This activity gets your students engaged in building collective stories around focal vocabulary from a reading passage. I will be using this text, which presents itself rather well for this type of activity as an example. Out and About level 1, Cambridge University Press. Free sample from publisher here. The students are asked to read and listen to the lyrics. The highlighted words are in … Continue reading the dream
This is a very curious question that will surely prompt interest and participation amongst your learners. You may use this as an icebreaker to kick off your lesson or as part of a more elaborate plan by introducing useful expressions for the task. Ask your class if they have ever met a famous person. Then ask them if they ever exchanged any words with them. … Continue reading who’s the most famous person on your phone?
Today I want to share one of my favourite vocabulary consolidation leading to speaking practice routines because of basically three primary reasons: firstly, it really is a zero-preparation activity. Secondly, it is dead simple to perform. Thirdly, the pay-offs are fantastic, as it gets the students on task right away and addresses a key element in language teaching, which is getting learners to do things … Continue reading give me three reasons
I am sure you are familiar with the card game Taboo. You may have the game at home or you may have even brought it to your classroom for the students to play. As we all know, the goal in a game of Taboo is to get your teammates to guess the word you are describing, but there is a list of taboo words you … Continue reading taboo cards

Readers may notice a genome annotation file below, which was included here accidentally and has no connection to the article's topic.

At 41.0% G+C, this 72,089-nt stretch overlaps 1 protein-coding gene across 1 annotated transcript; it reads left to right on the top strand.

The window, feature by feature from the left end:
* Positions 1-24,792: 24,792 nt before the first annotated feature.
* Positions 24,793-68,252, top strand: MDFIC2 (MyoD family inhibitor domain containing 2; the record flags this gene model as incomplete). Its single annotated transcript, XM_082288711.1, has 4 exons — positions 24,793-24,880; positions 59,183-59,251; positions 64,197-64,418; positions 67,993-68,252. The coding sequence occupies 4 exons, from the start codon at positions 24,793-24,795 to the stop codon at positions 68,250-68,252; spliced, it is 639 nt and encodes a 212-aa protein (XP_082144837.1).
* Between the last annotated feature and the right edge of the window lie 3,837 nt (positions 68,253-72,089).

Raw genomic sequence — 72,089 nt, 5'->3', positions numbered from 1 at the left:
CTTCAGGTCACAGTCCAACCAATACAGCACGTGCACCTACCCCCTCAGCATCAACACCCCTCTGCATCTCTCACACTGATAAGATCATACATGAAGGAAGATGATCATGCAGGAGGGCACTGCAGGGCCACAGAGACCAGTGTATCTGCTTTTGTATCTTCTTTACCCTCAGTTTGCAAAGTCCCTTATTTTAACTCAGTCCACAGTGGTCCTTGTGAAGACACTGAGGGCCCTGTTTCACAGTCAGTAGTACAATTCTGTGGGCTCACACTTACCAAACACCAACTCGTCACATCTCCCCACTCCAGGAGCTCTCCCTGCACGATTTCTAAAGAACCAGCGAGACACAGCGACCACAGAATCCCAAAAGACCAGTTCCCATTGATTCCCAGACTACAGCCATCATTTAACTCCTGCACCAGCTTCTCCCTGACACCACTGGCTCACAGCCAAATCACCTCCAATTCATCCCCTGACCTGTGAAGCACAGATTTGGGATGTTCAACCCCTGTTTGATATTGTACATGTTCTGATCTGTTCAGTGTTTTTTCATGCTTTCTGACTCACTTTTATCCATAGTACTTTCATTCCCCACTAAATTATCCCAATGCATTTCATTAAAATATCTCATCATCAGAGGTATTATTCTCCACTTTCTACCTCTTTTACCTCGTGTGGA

This morning I was watching the recorded plenary talk that Paul Seligson gave at IATEFL Chile 2016 whose title was Hooking English: using song lines to build on existing knowledge. There are many ideas in his talk that resonate with my vision and use of songs in the classroom. The novelty factor of playing a full song towards the end of the lesson as a … Continue reading articles in English
This second post on delexical verbs observes use of the students’ mother tongue in monolingual classes, as it is very much the case in most teaching situations. As Scott Thornbury puts wisely in his article T is for Translation, “with some structures (such as the future perfect) translation could be the most economical way of presenting them”. The students will be translating sentences into their … Continue reading delexical verbs 2
Delexical verbs are verbs that need nouns to take true meaning. Verbs like run, study or know can carry meaning on their own… He runs very fast. It’s time to study. – Hurry up! It’s late. – I know. … or they can accompany a noun or noun phrase. to run a race to study a lesson to know the answer In most cases verbs … Continue reading delexical verbs 1